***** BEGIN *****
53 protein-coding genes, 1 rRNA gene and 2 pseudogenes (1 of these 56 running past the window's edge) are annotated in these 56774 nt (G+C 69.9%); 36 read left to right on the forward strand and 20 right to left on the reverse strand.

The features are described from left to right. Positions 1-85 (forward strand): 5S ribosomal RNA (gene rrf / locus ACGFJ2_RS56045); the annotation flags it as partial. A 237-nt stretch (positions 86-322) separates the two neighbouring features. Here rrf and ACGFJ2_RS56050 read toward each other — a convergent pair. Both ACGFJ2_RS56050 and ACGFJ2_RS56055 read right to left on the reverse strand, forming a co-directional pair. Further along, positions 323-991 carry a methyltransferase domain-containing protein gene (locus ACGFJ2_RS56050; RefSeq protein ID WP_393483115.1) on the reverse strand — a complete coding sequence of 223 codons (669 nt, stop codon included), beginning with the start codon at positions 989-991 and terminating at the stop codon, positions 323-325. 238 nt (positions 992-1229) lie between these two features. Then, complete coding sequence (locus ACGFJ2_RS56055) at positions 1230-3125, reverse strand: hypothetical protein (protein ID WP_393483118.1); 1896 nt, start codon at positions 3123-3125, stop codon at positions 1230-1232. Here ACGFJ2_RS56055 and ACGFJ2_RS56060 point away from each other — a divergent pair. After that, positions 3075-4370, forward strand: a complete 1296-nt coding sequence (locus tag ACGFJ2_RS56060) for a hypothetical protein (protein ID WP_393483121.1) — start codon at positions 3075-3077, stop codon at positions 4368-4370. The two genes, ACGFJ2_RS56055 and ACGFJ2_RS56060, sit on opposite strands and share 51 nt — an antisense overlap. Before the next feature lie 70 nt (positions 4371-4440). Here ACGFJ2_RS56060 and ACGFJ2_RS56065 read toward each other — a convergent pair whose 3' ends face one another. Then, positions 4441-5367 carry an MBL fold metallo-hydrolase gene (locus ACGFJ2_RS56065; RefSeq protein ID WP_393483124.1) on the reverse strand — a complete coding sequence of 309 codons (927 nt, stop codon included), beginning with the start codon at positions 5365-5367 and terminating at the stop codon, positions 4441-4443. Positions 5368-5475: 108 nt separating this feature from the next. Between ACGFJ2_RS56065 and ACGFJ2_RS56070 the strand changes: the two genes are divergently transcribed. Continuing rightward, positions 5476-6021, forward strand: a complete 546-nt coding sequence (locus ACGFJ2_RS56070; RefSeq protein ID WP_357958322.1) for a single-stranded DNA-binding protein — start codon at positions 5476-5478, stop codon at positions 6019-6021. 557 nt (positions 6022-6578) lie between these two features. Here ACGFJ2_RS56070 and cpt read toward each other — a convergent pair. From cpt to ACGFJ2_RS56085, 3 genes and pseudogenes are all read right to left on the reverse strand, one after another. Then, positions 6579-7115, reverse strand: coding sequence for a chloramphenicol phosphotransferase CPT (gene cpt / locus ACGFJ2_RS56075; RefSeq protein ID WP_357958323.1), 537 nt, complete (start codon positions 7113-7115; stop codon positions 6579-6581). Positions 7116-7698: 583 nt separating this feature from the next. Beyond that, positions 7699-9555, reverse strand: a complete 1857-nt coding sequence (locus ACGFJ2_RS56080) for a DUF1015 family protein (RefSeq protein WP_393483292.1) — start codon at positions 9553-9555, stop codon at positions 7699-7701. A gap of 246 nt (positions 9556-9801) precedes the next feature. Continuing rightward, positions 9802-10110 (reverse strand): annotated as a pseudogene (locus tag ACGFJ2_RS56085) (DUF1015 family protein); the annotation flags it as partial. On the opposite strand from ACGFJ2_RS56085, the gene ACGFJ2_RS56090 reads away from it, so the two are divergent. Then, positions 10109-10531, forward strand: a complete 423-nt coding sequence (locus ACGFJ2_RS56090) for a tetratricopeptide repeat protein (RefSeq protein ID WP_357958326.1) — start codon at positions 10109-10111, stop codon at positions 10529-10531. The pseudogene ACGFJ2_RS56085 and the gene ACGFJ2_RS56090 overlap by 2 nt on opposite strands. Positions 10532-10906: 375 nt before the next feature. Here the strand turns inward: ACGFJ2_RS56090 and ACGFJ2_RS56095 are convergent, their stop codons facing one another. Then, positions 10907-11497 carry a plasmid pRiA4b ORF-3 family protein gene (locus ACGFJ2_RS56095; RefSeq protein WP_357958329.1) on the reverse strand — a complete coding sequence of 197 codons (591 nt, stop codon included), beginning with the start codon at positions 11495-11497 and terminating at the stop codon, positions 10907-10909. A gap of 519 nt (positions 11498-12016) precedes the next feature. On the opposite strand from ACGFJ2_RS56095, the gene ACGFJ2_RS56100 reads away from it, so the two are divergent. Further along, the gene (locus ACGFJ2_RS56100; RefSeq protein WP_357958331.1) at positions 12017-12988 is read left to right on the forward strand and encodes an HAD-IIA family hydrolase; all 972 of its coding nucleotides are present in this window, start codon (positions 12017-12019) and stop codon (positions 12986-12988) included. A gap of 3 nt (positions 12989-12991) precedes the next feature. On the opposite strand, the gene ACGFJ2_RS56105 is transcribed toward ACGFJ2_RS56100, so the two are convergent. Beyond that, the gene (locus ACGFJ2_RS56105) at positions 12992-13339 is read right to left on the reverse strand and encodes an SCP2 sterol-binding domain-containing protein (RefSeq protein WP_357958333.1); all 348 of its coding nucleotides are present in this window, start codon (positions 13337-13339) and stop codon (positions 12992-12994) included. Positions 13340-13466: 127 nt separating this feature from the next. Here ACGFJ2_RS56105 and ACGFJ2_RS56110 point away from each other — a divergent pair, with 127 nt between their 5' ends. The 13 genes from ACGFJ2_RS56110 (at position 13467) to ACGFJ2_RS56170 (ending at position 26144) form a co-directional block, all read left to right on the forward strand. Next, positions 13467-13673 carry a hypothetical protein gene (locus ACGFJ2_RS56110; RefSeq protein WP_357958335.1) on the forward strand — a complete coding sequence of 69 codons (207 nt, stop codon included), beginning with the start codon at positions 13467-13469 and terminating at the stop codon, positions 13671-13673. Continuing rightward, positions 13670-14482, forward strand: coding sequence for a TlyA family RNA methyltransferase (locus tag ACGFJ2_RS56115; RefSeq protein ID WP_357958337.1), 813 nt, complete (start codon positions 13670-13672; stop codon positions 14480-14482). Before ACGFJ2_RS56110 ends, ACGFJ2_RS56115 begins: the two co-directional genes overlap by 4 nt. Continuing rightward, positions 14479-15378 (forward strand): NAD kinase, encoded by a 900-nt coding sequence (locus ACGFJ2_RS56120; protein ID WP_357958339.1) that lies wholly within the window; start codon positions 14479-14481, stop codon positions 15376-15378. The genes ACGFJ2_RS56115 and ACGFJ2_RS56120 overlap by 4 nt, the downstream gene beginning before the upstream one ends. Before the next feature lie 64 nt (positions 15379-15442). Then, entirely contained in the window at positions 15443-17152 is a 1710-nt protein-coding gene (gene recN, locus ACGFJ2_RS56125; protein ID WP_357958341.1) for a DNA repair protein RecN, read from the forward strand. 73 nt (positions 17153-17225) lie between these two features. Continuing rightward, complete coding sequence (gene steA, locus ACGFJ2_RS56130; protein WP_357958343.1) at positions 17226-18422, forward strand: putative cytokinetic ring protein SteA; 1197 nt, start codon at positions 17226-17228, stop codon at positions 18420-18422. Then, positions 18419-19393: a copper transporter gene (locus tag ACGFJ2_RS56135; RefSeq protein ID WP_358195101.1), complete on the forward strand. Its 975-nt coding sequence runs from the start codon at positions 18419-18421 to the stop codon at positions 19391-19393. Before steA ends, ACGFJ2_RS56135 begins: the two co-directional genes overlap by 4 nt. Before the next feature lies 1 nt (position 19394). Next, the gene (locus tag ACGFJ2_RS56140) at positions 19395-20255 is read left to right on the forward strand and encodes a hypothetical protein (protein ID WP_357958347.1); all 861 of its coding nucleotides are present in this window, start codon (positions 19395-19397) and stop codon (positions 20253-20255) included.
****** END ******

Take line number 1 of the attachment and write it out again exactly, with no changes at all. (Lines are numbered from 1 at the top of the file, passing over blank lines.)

53 protein-coding genes, 1 rRNA gene and 2 pseudogenes (1 of these 56 running past the window's edge) are annotated in these 56774 nt (G+C 69.9%); 36 read left to right on the forward strand and 20 right to left on the reverse strand.